Wednesday, September 4, 2019

Is Marxism And Democracy Are Incompatible Politics Essay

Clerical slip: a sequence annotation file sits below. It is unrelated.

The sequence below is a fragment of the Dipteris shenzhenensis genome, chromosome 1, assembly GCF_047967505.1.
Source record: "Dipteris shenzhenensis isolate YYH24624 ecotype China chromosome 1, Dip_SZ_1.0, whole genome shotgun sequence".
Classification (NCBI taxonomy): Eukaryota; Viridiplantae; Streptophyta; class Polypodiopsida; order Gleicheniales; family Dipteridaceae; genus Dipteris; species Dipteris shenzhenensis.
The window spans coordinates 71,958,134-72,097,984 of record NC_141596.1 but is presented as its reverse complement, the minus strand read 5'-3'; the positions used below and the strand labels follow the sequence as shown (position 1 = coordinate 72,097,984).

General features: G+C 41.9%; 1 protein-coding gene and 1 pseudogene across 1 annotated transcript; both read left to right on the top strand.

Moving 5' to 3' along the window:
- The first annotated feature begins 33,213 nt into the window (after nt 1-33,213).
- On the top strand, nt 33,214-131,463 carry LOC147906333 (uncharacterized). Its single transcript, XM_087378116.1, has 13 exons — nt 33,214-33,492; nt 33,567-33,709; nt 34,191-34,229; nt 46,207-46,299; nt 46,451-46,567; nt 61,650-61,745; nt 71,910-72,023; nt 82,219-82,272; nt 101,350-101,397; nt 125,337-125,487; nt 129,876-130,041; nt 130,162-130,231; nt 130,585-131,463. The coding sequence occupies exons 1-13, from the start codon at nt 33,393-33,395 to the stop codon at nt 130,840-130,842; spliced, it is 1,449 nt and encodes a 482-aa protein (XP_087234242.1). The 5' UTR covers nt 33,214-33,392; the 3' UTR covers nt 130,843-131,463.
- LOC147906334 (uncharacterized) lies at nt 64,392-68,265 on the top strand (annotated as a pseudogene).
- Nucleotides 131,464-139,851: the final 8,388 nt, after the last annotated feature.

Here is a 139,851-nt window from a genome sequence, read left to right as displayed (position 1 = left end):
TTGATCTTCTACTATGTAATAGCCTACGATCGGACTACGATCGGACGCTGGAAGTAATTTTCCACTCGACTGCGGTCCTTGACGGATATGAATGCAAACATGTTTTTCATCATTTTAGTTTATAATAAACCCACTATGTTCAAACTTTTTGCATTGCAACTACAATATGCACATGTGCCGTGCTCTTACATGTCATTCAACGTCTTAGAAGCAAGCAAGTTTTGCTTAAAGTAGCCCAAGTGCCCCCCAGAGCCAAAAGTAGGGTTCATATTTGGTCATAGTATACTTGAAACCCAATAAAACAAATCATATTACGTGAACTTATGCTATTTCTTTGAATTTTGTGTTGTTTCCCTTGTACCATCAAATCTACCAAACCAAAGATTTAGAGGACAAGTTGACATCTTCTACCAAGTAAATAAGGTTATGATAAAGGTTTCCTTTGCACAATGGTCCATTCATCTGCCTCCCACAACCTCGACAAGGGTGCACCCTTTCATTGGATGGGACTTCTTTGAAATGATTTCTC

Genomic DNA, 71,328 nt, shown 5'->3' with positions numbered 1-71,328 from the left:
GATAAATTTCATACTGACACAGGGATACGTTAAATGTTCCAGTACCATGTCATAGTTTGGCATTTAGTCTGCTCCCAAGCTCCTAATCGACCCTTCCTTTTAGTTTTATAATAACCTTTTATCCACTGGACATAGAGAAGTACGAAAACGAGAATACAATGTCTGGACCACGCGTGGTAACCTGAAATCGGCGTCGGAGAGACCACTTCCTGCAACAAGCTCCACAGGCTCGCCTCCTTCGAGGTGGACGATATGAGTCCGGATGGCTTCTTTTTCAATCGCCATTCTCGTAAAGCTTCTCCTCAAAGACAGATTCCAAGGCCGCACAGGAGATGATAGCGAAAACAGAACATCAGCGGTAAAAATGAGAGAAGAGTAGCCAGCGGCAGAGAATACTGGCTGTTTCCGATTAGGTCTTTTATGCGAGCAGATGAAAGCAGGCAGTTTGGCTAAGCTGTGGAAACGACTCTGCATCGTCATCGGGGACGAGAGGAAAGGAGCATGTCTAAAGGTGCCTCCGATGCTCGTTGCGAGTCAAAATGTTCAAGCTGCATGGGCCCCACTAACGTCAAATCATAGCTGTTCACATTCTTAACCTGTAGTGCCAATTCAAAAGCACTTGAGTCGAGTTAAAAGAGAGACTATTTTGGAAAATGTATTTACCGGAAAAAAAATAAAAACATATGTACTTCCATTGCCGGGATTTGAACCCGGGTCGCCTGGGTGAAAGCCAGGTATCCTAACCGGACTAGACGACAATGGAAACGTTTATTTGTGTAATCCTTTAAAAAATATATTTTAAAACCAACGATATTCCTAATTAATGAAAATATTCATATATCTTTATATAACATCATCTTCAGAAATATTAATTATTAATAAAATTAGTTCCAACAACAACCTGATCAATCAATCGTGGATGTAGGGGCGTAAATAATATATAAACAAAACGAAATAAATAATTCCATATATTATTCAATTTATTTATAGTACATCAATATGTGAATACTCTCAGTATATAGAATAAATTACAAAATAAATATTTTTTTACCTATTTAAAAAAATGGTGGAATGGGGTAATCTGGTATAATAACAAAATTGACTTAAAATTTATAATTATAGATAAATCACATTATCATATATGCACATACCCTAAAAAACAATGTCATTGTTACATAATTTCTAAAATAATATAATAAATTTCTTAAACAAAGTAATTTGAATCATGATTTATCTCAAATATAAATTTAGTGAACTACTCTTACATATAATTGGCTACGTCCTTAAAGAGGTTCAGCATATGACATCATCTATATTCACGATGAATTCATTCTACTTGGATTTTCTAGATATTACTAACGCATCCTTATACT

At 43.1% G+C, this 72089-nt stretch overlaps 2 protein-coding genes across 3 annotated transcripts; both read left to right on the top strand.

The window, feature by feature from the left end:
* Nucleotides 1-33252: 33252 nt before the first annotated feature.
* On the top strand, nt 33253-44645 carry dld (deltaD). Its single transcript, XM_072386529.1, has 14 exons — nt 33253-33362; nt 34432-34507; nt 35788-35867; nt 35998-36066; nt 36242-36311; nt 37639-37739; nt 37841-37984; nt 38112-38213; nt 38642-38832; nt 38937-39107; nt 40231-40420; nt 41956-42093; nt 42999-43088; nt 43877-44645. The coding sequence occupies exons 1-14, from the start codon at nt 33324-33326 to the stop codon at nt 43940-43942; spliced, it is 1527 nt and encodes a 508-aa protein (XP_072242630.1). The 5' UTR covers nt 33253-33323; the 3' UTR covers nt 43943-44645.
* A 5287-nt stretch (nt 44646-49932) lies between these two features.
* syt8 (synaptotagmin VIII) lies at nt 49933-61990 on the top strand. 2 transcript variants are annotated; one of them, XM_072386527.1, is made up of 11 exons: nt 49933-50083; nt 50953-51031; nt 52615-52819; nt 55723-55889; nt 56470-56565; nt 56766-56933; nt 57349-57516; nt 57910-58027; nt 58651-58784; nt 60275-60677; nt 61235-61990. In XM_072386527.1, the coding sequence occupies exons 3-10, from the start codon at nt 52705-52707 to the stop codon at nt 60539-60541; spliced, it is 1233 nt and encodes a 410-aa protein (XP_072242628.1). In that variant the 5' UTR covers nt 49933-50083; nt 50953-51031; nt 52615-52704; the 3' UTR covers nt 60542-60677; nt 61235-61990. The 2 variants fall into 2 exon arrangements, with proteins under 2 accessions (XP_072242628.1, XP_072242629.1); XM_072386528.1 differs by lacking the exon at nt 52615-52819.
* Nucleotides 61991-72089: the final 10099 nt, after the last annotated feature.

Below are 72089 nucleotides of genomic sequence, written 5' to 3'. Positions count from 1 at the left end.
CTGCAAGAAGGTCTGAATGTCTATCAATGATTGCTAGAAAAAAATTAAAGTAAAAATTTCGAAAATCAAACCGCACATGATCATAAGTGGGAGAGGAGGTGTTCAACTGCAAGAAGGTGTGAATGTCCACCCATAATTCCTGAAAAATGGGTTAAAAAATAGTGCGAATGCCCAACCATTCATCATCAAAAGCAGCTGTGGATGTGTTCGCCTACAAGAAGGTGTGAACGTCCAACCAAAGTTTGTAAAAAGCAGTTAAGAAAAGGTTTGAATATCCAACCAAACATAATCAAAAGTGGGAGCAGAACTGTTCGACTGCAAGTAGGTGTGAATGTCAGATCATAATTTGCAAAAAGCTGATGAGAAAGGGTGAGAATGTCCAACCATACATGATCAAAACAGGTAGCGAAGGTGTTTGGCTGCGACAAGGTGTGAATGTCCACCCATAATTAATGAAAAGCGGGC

Is Marxism And Democracy Are Incompatible Politics Essay Karl Marx is widely thought of as the modern pioneer of the Socialist  movement. His theory of radical social  change through upheaval and class  struggle has undoubtedly left its mark on the history of the world. Countries  such as Russia, Yugoslavia, Albania and Cambodia have all attempted to use his  model of Socialism. There are  some present states such as Cuba, China and North  Korea that would still be considered Communist. The  question of whether or not  Marxism is compatible with democracy is in effect two questions.  Ã‚  First whether  Marxism can be brought  about within a pre-existing democratic framework and secondly whether democracy  can  endure and thrive within a Marxist regime. As  a starting point, it should be noted that there are a number of different  models of Marxism, including many  formulated since the death of Marx.  Ã‚  I will initially focus on the model as  formulated by Marx himself, discussing  some of the conte xt in which he wrote  and then I will then consider different critiques of the models that followed  Marxs writing. The term democracy is made up of the two Latin words Kratos  (which means rule) and demos (which means  by the people). Democracy is  widely defined by five key features: participation through elections, open and  fair  competition for power, avoiding tyranny of either the rulers or the  majority, ensuring accountability of government  and providing a forum for  discussion of political issues.  Whilst there are many different forms of democracy, Marx  wrote extensively on his critique of liberal democracy  and of the menace of Capitalism  in  The Communist Manifesto. Marx  refers to the abolition of the state through  radical change and social  upheaval. This change is needed because Marx contends that laws are made for  and  serve in the interest of the bourgeoisie. He writes the executive of the  modern state is but a committee for  managing the common affairs of the whole  bourgeoisie'[1]and that  the first step in the revolution by the working  class is to raise the proletariat to the position of the ruling class to win  the battle of democracy.[2] As a starting point for a  critique of Marxisms compatibility within a pre-existing democratic framework, it is clear that, for Marx,  winning the  battle of democracy is not about playing within the rules of  democracy. The  radical uprising and  social upheaval he  talks of in  The  Communist Manifesto  involves power being seized by the workers from  the ruling classes by  revolutionary and non-democratic means. Whilst the  Marxist- Leninists of the early 20th  century would say that  this  would be the lesser of two evils and that social harmony would be reached in  the end, the road by which  they achieved this would be undemocratic. Marx talks at length in  The Communist Manifesto  about the means  in which the proletariat would seize the  power. He explains that they would  abolish all private property, income tax, inheritance rights and ultimately the  class system. An aspect of Marxs vision that one could argue is democratic is  the way that he critiques  Capitalism in terms of the way the individual is  suppressed by the employer. He holds that in a truly democratic  society people  would be able to create  what ever they wanted and  that through the abolition of social classes  people would become individuals,  creative and free. In place of the old bourgeois society, with its classes and  class antagonisms, we shall have an association, in which the free development  of each is the condition for the  free development of all.'[3]  Carol Pearce writes that the desirability of Marxism  lies in  Ã‚  the freedom of the  individual to express their own tastes and perso nality, explore her own  interests, and thus develop her human  potential.[4]  Whilst there are other positive aspects of the Marxist  utopian vision that our modern society would  advocate, such as the abolition of  child labour, the growth of individual freedom and (for some) the state control  of the transport networks, there are many aspects of the Marxist utopian vision  that do not coincide with a truly  democratic society. The question at hand also seeks to discover if democracy can  thrive in a Marxist regime, thus questioning its  compatibility with democracy.  Norman Geras (1987) asserts, it is an axiom that  Socialism should be democratic  [5], but  this assertion is not necessarily true.  It has been argued that Lenins and then Stalins interpretation of the  Marxist vision distorted  the original ideals of Marxism. Stephen Boner  (1990) explains in the chapter  Leninism  and Beyond  that at the time of the Bolshevik October revolution in 1917 the  Bolsheviks believed that democracy  would become the price for a premature  seizure of power under conditions of underdevelopment.[6]  However  Gramsci, an Italian Marxist theorist, primarily saw these events as, a  revolution against Marxs  Capital  [7].  This  is because of the fact that under Lenin there was to be a short cut'[8]  on the road to Socialism. In an ideal social  revolution, Marx explained in  Capital[9],  there would be gradual changes in order to reach true social democracy  but this  was not the case in terms of the October Revolution and critics of Lenins brand  of Communism have  affirmed that there are no short cuts to achieving a true  Marxist society. Lenins successor Stalin  is also interesting to look at when discussing the democratic accountability of  the  Russian Socialist state in the years that followed. Stalins dictatorship  is well known for the cult of personality,  his collectivisation policies, the  mass death (from the famines that followed this policy) and the large-scale  work camps for prisoners (the gulag system) that he created. Whilst Stalinists  would have claimed that this  was being done in the interest of the policy they  called Socialism in one country, which would in the end  strengthen the Soviet  position in the world (with the aim that that the ideals of Socialism would  ultimately  spread), there are clearly many aspects deeply flawed with Stalins  interpretation of Marxism on a  humanitarian level and the consequences that followed. When considering the humanitarian implications of Marxism  it is worthwhile to compare the different forms of  Communism that have emerged  up in the 21st  century. While Lenin focused on the needs of the  working class as  the ruling class the dictatorship of the proletariat Mao in Communist China was concerned with the needs of the  peasantry.  Bernard-Henri Là ©vy, a French New  Philosopher, who became despondent with Marxism (he had  been a Maoist)  said there is: No socialism without camps, no classless society without its  terrorist truth.'[10] Ultimately one could argue  that all forms of Communism leads to the same place, namely that when the political state is  abolished via revolutionary activity and non-democratic means ultimately this  is followed by death, destruction of the people or that of their political  freedoms. Max Weber explains this notion: no ethics in the world can  dodge the fact that in numerous instances the attainment of good ends is  bound to  the fact that one must be willing to pay the price of using morally  dubious means or at least dangerous ones   and facing the possibility of evil  ramification  [11] One of the main reasons one could argue that democracy is not  compatible within a Marxist framework is  because Marxism has never successfully  coexisted with democracy on a large scale. The federation of  communes that Marx  describes in his ideal social democracy is an institution, which under everyone  makes  decisions together a direct democracy. In this collective everyone  would have a say, however it could be  argued that in order for a society to  work you need people with expertise in certain fields or there would be social  chaos and nothing would be achieved.   One of the key events that influenced Marxs political  writings was the French Revolution.  Ã‚  Marx wrote near the  end of the 19th  century and it could be  suggested that it was the events of the hundred years before him that  shaped  many of his ideas. He had been born into time just after an age of democratic  revolution.[12]  The  American, English and French Revolutions had taken place in these years and  the democratic world seemed to  be a plethora of unrest and rebellion. Marx saw  and commented on what had happened at this time. He writes in  The Civil War in France  -part III  (1871) the features by term he  understands democracy. He wrote that the Paris  Commune that took place from 18th  March to 28th  May 1871 where the workers took control was a good  model  of democracy. Anarchists and Marxists are well known to celebrate this  form of direct democracy. One might argue that one of the only truly democratic models  where Marxism has been known to work in the world was within the  Kibbutz in Israel. The Kibbutz  is or at least was a form of Communism in which there are small communities  in  which the people work together for equal pay and for equal share of the  land. Originally these communes were  set up by the Russian refugees in the  early 20th  century many of which who were escaping persecution from  the  Russian Tsarist regime. They set up these communities that were based  around agriculture and with the strict  view that each person would receive a share  of whatever work they put into the community, a lot like Marxism. This  model,  although not entirely Marxist, is based on Marxs ideals of collective  responsibility and is thought of to be  one of the only known models of Marxism  that has successfully incorporated a democratic element, perhaps  because it is on  a small scale. Another way that one can  approach the question of Marxisms compatibility with democracy is to consider the  ways in which Marxism, as a form of social democracy designed by and for the  people, falls short of success.  Schumpter (1965) refers to the idea that  democracy is not an end in itself. The book  Can  Democracy Be  Designed?[13]  looks at the transitions to democracy from different societies and the  intuitional choices that are  made . Stable democratic societies  are  usually the product of natural democratic evolution. In the 1830s the  Peel-  and Pitt-ites who were anti revolutionary would have called it the organic  system of government and  society that works best and that is the most  stable.  Ã‚  Professor Mayo writes that  democratic societies are  economically advanced where the emphasis is on the  rights of the citizen and on freedom and tolerance.  Democracy of this kind has  evolved slowly and is the result of long historical struggles.  [14]  This means that because democracy comes about through slow development, that the violent change and class struggle that is associated with Marx is incompatible with the idea of democracy or it existing after a Marxist revolution. Marxism emphasises the need to restructure the economic  order and the way in which the workers relationship  with the employer is taken  advantage of.  Ã‚  The inconsistency  with democracy therefore lies in terms of taking the  power from the ruling class  and then everything naturally failing into place with democracy after such  radical  social change. This would seem to be  one of the major  problems with democracy and Marxisms compatibility.  Critics of Marxism  have said that the key incompatibility lies in terms when used together.  Ã‚  Joseph V.  Femia  writes, arent the two terms in the title mutually contradictory? Is Marxist  democracy not an oxymoron?'[15]  A  Marxian democracy if one were to exist would simply be a dictatorship of the  proletariat'[16]as Marx called it.  Ã‚  He explains that once the masses have taken control from the  bourgeois parliamentary government that the  dictatorship of the proletariat  has to be cruel, stern, bloody and painful  [17]and that in terms of Lenins legacy it  is difficult  to treat him as a philosopher of freedom'[18] Writer  Francis Fukuyama  (1992)  posits that  liberal  democracy  has continually confirmed to be a more successful  structure than any other system and that the world has entered the final stage of sociological development. He writes, The twentieth century saw the developed world descend into a  paroxysm of  ideological violence which amounted in the Cold War to ,finally an updated  Marxism that threatened  to lead to the ultimate apocalypse of nuclear war.'[19]  Perhaps the concept  that liberal democracies are the finalised and best-developed models of world than  that of Marx is true an extent but his theory falls short in other ways.  Fukuyamas  The End of History and Last of Man  states that the societies are in its final stage of development and that other models that have come before such as Marxism, the World has progressed past. Fukuyama states that ultimately society has reached the end of its development democratically with the end produ ct being what we have today. However one can argue that his suggestions are parochial in the sense that in every society people would have assumed that their understanding and development would be the final knowledge of the world as they knew it. To say that we may have progressed passed Marxism would be one assertion because perhaps due to what we have learnt from the dangers of Communism we have indeed developed past it. However to say that this is the end of history and that we have no more knowledge that will developed from democracies in the world is a narrow perspective no one can ever know what will happen next. This is even more so the case if we look according to what has happened in the world thus far. Usually it is out of the Capitalist or liberal democracies that comes the most revolutionary regimes in society such as Marxism. We can never know what will come next. Since the fall of the  Berlin wall and the end of the Cold War it seems there is a growing importance surrounding  the notion of democratic peace theory.  Democratic peace theory aims to explain  how and why  in the liberal democracies, states that are democratic generally do  not fight each other.[20]  However neo-Marxists such as  Imma nuel Wallerstein who is  a world systems theorist would say that it due to there being a  collective  interest for peace within these countries that world wars and rebellions do not break out. He also says that this is not supposedly to  do with the triumphs of liberal democracy but the fact that it is not in the economic interests of the most powerful countries to be at war. In essence the  question whether Marxism can be brought about and work within a pre-existing  democratic framework  Ã‚  and  if democracy can endure and thrive  within a Marxist regime is one that clashes because the two notions in both cases are incompatible. I think one of the fundamental arguments  in terms of  the apparent  eclipse of socialism is that Socialism has been superseded by other forms of government and ones that are more humanitarian, stable and that have worked for a longer time. Whilst it may be nice in some cases for a there to be direct democracy where people could vote on every issue they wanted to and for and some aspects of Marxism to be applied today, features of it would be impractical. If there were to be a referendum and monthly, weekly or daily commune I doubt this would work very well. Not only would decisions take a long time to be counted, but perhaps you need people in society with certain expertise like the men in parliament who we ent rust our civil liberties with. Not only can the failures of Marxism been seen and the impracticalities of a purely Socialist democracy , but also Marxism can be perceived as outdated. Aspects of the Capitalist world such as the competition that is created in the markets could be argued to be compatible with democracy as there is a genuine choice people face whether or not they enter into this competitive race. Democracy in terms of economics is something that Marx focuses heavily on, whilst seemingly failing to handle the social problems that inevitably arise from radicalism. His utopian vision is one that I believe is inherently incompatible with democracy. [1]  Karl Marx and Friedrich Engels (1888)  The Communist Manifesto, Chapter 1, ed David Mc Lellan,  Oxford  Worlds Classics [2]  ibid Chapter 2 [3]  ibid Chapter 2 [4]  Carole Pearce (1991) A Critique of Marxism-Leninism as Theory and  Praxis,  Review of African  Political  Economy,  No. 50, Africa in a New World Order, pp.102-114, Taylor and  Francis Ltd   [5]  Norman Geras,(1987) Post Marxism?,  The New Left Review  163, May-June 1987 [6]  Stephen Eric Boner ,(1990)  Socialism Unbound  ,pg.87, Routledge: New  York [7]  Antonio Gramsci, The Revolution Against Capital in  Selections from Political Writings  1910-1920,  ed. Quinton Hoare, trans. John Mathews (New York, 1977), pp.34ff [8]  Stephen Eric Boner ,(1990)  Socialism Unbound  ,pg.87, Routledge, New  York [9]  Karl Marx (1867)  Capital  Vol. 1 [10]  Bernard-Henry Levy (1979)  Barbarism with a Human Face,  1st ed  ,New York:  Harper   Row, pp.155 [11]  Max Weber (1964) , Politics as a Vocation, in  From Max Weber: Essays in Sociology,  ed  H.H.Gerth and C.W.Mills, New York, 1964 p.121 [12]  R.R Palmer, (1969)  Age of the Democratic Revolution,  The: A Political History of Europe  and  America, 1760-1800: v. 1: Challenge,  Princeton: Princeton University Press [13]  Can Democracy Be Desgined?  (2003),,  Ed .Sunil Bastian and Robin Luckham,  Zed Books, London [14]  H. B. Mayo; Walter Bedell Smith (1957)  Democracy and Marxism  by  The  Philosophical Reviewà ¢Ã¢â€š ¬Ã‚ ¨Vol.  66, No. 2 (Apr., 1957), pp. 268-271 [15]  Joseph V. Femia (1993)  Marxism  and democracy,à ¢Ã¢â€š ¬Ã‚ ¬Ã‚  Oxford University Press: Oxford p.1 [16]  Marx (1852),  Letter to Weydemeyer [17]  Marx  Andrzej  Walicki  Ã‚  (1995)  Marxism and the Leap  to the Kingdom of Freedom  The Rise and Fall  of the Communist Utopia,  Standford Universtiy  Press: Chicago pp.280 [18]  ibid  Ã‚  pp.332 [19]  Fukuyama, Francis  (1992).  The  End of History and the Last Man. London: Penguin. [20]  Daniele  Archibugi(2008)  The Global Commonwealth of Citizens.  Toward Cosmopolitan Democracy,  Princeton University Press: Princeton